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The Power of Compassion


What does it mean to be a good friend? What would that feel like? How beneficial self-compassion can become.

I used to be so hard on myself for the mistakes I made. I lamented about how my life turned out, and what I could have done to move forward. I grieved and longed for the chance to do things over again. I lived so many years thinking only if I did this or that, my pain of losses would have been lessened. If only amends had been made earlier, lessening my pain. I used to beat myself up for my failings. Beating myself up was only making me depressed. My seIf-condemnation was a constant companion. And I certainly was not feeling good about myself. I felt woefully inadequate. Every day I told myself I was not good enough, pretty enough, or smart enough, or I didn’t have as much money in the bank as those who were successful. I needed to find a way to get passed all the sadness and see beyond all my troubles, past my pain, and everything I had lost.

I tried a lot of things like meditation, CBT in therapy, and read lots of self-help books to work through my feelings of shame and failure. I just wasn’t able to shake these feelings ... something was missing. My continual self-judgment was harming me.

One day I said to myself, “I wish I had a friend like me.” I thought about that statement and realized what a good friend I am to others, if only I could be that good of a friend to myself. I stumbled upon the idea of giving myself compassion. I would talk to myself as if I were talking to a good friend. Like a good friend, I would be accepting, kind, caring, and supportive of myself instead of being critical and judgmental like I used to be. I even came across a book about self-compassion. I started to apply the principles and it changed my life.

I learned that compassion involves feelings of kindness for people who are suffering and therefore the desire to help emerges. It recognizes our shared human condition, flawed and fragile as it is. Self-compassion recognizes our own suffering, and then giving ourselves compassion in the moment we need it. Everyone is worthy of compassion. Being human on this earth means we are intrinsically valuable and deserving of care.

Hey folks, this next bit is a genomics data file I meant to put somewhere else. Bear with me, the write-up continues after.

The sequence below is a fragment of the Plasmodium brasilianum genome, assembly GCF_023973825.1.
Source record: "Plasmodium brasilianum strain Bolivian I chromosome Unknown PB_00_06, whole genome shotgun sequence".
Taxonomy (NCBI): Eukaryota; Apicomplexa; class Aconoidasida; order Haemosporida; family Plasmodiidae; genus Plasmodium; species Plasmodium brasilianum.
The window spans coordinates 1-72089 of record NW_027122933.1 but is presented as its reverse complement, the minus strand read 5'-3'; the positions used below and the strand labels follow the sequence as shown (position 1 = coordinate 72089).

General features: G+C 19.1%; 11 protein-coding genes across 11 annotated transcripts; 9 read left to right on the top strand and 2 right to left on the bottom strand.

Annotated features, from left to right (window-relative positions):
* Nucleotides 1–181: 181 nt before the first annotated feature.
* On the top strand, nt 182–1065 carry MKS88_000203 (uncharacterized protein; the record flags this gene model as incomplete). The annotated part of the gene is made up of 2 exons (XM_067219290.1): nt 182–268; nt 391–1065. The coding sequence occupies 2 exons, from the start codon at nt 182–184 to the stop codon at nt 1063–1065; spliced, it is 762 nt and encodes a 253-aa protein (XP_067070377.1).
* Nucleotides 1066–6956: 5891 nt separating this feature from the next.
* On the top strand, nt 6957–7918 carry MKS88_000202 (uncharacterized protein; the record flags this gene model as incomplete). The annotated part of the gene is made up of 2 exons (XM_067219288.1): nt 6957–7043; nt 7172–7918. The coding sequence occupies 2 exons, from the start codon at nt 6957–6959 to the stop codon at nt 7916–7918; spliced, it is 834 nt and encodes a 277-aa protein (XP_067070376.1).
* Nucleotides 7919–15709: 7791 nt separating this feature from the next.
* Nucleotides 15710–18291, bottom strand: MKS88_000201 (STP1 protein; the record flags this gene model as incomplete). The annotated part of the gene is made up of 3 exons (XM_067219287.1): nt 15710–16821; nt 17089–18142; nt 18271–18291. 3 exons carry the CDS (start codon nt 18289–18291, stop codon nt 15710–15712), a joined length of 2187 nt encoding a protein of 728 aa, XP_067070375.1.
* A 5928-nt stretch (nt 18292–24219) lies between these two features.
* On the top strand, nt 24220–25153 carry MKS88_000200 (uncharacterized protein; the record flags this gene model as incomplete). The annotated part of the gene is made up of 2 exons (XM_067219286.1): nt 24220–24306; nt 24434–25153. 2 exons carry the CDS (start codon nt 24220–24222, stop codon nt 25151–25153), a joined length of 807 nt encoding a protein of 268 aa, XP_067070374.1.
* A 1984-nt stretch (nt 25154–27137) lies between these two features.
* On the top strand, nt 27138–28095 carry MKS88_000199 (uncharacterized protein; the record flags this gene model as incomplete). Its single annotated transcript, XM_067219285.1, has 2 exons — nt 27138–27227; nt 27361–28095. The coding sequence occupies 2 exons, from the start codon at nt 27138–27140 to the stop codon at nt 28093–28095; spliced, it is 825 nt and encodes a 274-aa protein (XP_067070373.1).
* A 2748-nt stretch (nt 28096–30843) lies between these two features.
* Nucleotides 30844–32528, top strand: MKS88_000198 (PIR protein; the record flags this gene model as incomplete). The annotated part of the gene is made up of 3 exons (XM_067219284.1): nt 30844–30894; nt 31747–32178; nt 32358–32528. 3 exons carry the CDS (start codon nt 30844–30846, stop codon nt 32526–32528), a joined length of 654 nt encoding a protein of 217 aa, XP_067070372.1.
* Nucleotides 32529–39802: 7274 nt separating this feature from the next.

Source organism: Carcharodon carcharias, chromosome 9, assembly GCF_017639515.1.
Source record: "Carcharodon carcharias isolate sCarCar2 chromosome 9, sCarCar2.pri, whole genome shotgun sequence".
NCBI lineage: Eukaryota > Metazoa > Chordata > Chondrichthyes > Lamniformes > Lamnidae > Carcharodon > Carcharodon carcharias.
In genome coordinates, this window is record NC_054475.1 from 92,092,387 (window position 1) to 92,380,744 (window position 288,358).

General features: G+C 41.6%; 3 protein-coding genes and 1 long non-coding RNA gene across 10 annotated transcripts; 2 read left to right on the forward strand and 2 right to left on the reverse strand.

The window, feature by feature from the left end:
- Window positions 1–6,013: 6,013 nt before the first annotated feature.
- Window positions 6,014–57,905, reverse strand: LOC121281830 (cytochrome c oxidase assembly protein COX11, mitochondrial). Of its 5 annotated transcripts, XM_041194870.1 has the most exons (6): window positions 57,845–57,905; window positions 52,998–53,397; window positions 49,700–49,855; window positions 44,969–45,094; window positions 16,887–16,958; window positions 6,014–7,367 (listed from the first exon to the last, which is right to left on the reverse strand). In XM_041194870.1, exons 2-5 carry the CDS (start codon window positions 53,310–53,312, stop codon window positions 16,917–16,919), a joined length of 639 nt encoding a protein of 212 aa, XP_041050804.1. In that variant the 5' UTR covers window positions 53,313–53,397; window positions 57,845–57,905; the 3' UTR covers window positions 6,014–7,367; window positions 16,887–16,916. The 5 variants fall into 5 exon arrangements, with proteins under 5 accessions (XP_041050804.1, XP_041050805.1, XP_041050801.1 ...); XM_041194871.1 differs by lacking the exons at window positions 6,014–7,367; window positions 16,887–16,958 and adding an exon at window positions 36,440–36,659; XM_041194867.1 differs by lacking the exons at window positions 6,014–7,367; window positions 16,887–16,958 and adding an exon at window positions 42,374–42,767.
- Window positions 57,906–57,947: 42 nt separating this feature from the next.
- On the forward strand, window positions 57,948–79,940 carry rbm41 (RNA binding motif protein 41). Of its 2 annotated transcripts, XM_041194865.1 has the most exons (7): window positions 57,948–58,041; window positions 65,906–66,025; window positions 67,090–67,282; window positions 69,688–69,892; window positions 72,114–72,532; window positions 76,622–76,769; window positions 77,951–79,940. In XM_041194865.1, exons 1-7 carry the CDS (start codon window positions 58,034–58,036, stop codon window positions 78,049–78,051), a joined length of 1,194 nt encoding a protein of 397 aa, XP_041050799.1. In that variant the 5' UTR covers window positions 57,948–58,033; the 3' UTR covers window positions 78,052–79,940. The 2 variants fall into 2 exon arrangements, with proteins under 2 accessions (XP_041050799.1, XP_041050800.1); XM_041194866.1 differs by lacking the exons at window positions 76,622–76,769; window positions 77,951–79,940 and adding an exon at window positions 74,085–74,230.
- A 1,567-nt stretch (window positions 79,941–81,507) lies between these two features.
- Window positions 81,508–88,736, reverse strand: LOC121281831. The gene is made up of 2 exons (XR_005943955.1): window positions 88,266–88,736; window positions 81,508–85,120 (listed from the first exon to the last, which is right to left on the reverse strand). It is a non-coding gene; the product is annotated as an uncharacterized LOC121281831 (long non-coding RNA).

I no longer sit in self-judgment any more. I can accept my mistakes and do what I can to fix them. I realize that I am human and I will make mistakes. It is part of the human condition. What I can do is to forgive myself when I stumble and fall. When I fill my heart with compassion, I am able to forgive myself and others.

I realized that self-compassion is actually giving myself unconditional kindness and comfort. I give myself the supportive care I desperately need on a bad day. Instead of feeling the knot of self-judgment, I feel peaceful and a connected acceptance. It allows me to open my heart to myself and to others. And the more compassion I have for myself, the more I have for others.

Self-compassion does not negate my pain or negative experiences, but it embraces them with the kindness and the support I would give my best friend. It provides a calm in the storms of life. It has given me emotional resilience and a sense of well-being.

Joie Foster is a lifestyle writer living in Montana. She is an INFJ and coffee shop junkie. She uses words as a way to express herself, always trying to make a difference.

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